FTX, once the second largest cryptocurrency exchange in the world, is now worthless, according to one of the company’s early investors.
In a note to partners, the venture capital firm Sequoia announced it had written down its investment in FTX, worth $150m (£130m), to nothing.
“In recent days, a liquidity crunch has created a solvency risk for FTX. The full nature and extent of this risk is not known at this time. Based on our current understanding, we are marking our investment down to $0,” the investors wrote, in a message signed Team Sequoia.
Other investors have lost similar sums, including the Ontario Teachers’ Pension Plan, which last year invested about $400m in the exchange, valuing FTX at $25bn.
The cryptocurrency market came under pressure after the FTX crisis, with the cornerstone digital asset, bitcoin, falling 7.6% over the past 24 hours to $16,775 and the second largest, ethereum, falling 4.4% to $1,205.
The bank run-style “liquidity crunch”, fueled by a rush of withdrawals from FTX, led to a pause in all cash outflows on Tuesday morning. But for the crunch to have become a solvency risk would suggest that the company had been investing customer deposits in illiquid assets, forcing it to choose between a rushed sale at depressed valuations, or a halt on withdrawals altogether.
In posts sent shortly before FTX was engulfed in crisis, its owner, Sam Bankman-Fried, insisted that was not the case. “FTX is fine. Assets are fine. FTX has enough to cover all client holdings,” he said in tweets that he has since deleted. “We don’t invest client assets (even in treasuries).”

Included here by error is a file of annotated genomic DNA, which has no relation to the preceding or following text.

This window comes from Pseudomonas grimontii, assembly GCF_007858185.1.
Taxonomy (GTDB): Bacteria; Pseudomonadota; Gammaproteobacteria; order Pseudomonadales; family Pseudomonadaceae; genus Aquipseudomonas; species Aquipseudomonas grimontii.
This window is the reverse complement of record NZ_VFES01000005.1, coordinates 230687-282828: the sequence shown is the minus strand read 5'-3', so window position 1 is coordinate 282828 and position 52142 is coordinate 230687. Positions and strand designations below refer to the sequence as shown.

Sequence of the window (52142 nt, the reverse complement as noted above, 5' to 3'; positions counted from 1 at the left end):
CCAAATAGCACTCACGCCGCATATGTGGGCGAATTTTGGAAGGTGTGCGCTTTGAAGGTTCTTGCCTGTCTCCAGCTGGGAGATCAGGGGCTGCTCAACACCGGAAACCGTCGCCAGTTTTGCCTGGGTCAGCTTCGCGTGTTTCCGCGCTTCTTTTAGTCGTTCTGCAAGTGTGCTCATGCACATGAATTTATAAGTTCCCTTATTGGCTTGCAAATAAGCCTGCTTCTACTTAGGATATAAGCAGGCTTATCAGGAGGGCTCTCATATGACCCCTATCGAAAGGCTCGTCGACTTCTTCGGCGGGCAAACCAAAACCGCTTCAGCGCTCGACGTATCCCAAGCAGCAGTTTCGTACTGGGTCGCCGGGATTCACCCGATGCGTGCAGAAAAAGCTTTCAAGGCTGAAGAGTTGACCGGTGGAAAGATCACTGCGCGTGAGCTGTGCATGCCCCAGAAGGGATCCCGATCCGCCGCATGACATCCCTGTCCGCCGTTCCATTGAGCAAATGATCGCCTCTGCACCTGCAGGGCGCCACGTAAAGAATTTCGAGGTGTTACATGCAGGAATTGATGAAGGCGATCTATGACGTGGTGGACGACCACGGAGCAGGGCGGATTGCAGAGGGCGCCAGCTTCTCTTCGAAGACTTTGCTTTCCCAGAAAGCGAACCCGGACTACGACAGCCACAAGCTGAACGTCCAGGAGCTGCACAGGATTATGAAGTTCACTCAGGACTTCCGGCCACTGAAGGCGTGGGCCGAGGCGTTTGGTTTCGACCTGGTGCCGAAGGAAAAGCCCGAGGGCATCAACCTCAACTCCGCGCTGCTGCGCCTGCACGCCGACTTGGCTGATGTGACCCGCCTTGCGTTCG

Since then, Bankman-Fried has changed his messaging, telling investors that the company needs $8bn to cover withdrawal requests, according to multiple reports.
The sudden collapse in value was prompted by leaked documents which implied that Alameda Research, a hedge fund tightly intertwined with FTX through its common owner, Bankman-Fried, was in effect insolvent.
Alameda’s accounts rested on a token, FTT, that was issued by FTX and had no value other than that guaranteed by the exchange, according to the documents.
That revelation turned into a crisis when Binance, the largest cryptocurrency exchange, announced it would sell its own major stake in FTT. The fire sale that followed crashed the value of the token far below the $22 floor that FTX had committed to support, and prompted the equivalent of a bank run at FTX itself, as customers raced to withdraw their deposits faster than the exchange could process them.
The fight between the two exchanges briefly turned into an alliance, as Binance agreed to make a non-binding offer to bail FTX out and merge with it. But on Wednesday night, the deal fell through.
“As a result of corporate due diligence, as well as the latest news reports regarding mishandled customer funds and alleged US agency investigations, we have decided that we will not pursue the potential acquisition of FTX.com,” Binance said.